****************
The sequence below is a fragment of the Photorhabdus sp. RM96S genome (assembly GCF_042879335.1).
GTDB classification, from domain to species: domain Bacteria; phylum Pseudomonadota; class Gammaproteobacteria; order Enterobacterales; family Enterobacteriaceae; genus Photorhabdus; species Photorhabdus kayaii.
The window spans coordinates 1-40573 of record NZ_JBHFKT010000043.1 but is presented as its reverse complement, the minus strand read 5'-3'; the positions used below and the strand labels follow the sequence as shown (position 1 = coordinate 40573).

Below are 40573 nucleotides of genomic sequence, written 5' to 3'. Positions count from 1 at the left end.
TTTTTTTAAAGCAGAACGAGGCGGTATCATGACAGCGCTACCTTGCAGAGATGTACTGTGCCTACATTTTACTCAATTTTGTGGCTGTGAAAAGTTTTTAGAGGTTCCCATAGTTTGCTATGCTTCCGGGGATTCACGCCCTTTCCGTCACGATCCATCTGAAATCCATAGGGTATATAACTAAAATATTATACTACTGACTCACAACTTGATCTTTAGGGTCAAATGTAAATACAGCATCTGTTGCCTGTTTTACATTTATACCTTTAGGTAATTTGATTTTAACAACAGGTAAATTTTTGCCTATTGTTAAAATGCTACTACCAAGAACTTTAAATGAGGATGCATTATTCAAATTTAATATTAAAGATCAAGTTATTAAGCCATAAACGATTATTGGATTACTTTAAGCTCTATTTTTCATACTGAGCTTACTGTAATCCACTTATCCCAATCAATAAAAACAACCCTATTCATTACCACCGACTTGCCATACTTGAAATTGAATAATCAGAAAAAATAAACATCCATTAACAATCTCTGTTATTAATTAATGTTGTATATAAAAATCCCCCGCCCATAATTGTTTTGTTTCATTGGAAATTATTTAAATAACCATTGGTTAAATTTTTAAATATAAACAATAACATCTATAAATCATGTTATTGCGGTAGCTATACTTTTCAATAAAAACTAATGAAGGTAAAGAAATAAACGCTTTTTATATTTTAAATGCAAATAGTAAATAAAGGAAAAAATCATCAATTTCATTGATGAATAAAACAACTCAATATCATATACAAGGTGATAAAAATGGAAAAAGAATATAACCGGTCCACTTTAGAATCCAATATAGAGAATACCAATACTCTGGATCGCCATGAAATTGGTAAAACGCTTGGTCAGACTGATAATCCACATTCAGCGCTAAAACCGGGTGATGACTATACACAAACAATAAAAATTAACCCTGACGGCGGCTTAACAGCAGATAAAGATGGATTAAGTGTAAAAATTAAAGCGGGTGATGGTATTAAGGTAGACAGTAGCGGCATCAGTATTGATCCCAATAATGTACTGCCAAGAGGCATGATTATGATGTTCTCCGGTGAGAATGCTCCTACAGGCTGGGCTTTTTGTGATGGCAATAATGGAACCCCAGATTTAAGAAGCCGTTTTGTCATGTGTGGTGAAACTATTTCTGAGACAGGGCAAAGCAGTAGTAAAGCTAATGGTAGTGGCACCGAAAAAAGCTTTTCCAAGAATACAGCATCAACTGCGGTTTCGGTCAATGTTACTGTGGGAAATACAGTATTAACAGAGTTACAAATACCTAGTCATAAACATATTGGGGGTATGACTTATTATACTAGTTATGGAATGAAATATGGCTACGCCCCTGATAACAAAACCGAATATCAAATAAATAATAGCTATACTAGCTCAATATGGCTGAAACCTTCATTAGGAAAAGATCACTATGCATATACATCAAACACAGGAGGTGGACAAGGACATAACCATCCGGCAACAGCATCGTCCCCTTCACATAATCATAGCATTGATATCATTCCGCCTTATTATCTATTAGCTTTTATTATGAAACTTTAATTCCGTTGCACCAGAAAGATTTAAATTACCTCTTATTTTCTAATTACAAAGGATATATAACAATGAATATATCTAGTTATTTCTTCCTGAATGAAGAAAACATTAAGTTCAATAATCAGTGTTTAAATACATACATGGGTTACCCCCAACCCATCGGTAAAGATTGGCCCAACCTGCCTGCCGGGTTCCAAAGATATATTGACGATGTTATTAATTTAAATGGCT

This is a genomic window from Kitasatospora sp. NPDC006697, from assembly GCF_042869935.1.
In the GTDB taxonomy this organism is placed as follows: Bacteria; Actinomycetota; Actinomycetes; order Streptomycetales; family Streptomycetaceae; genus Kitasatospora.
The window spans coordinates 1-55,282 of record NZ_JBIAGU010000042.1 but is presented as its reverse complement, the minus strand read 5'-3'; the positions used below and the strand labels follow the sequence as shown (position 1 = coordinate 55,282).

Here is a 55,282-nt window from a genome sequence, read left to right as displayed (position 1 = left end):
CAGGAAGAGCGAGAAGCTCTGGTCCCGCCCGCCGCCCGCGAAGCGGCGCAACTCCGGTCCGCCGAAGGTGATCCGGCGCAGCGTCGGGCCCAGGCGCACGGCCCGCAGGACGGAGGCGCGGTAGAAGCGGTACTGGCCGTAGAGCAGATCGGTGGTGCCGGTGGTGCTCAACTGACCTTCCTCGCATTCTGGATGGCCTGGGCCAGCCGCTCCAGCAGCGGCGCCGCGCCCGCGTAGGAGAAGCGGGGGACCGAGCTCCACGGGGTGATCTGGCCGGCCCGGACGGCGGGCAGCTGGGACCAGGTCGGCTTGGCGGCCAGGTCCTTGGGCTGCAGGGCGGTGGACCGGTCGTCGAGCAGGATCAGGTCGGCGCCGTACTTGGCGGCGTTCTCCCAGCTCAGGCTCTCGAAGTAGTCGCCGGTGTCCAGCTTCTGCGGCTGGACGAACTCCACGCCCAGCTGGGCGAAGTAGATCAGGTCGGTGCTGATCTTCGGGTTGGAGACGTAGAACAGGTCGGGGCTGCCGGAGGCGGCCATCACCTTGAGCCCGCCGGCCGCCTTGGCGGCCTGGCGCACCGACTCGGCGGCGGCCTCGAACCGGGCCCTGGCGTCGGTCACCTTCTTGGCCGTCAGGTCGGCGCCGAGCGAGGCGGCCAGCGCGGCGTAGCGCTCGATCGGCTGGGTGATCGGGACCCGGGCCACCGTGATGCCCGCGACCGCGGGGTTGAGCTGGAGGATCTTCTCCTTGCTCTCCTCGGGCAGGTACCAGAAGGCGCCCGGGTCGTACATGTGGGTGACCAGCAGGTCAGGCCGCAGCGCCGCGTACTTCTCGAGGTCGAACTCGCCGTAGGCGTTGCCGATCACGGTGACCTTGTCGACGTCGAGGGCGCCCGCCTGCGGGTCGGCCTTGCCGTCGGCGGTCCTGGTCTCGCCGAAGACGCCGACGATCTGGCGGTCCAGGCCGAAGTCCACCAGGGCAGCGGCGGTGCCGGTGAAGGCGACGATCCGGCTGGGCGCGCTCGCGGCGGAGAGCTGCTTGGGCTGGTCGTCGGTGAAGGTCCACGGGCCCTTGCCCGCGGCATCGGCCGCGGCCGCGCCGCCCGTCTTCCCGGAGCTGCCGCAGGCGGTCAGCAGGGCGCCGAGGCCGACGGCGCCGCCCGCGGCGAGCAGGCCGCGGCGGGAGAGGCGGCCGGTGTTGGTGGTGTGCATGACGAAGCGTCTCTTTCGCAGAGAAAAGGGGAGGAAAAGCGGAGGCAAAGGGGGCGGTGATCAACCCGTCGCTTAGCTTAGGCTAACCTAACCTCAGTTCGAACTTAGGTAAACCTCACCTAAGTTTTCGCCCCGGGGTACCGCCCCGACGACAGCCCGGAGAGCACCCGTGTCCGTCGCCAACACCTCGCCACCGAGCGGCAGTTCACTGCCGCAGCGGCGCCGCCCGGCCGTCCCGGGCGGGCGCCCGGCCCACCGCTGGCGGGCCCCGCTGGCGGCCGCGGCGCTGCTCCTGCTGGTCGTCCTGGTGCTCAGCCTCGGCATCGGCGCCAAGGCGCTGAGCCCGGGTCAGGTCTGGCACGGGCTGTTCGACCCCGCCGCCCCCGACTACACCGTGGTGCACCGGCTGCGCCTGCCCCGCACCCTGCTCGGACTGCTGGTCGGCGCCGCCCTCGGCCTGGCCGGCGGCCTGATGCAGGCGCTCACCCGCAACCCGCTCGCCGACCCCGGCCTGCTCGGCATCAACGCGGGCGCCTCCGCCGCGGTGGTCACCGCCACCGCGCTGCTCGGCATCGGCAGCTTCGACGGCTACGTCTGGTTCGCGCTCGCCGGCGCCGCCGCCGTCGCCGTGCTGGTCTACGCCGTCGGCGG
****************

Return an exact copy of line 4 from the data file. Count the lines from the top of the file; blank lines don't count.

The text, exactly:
Below are 40573 nucleotides of genomic sequence, written 5' to 3'. Positions count from 1 at the left end.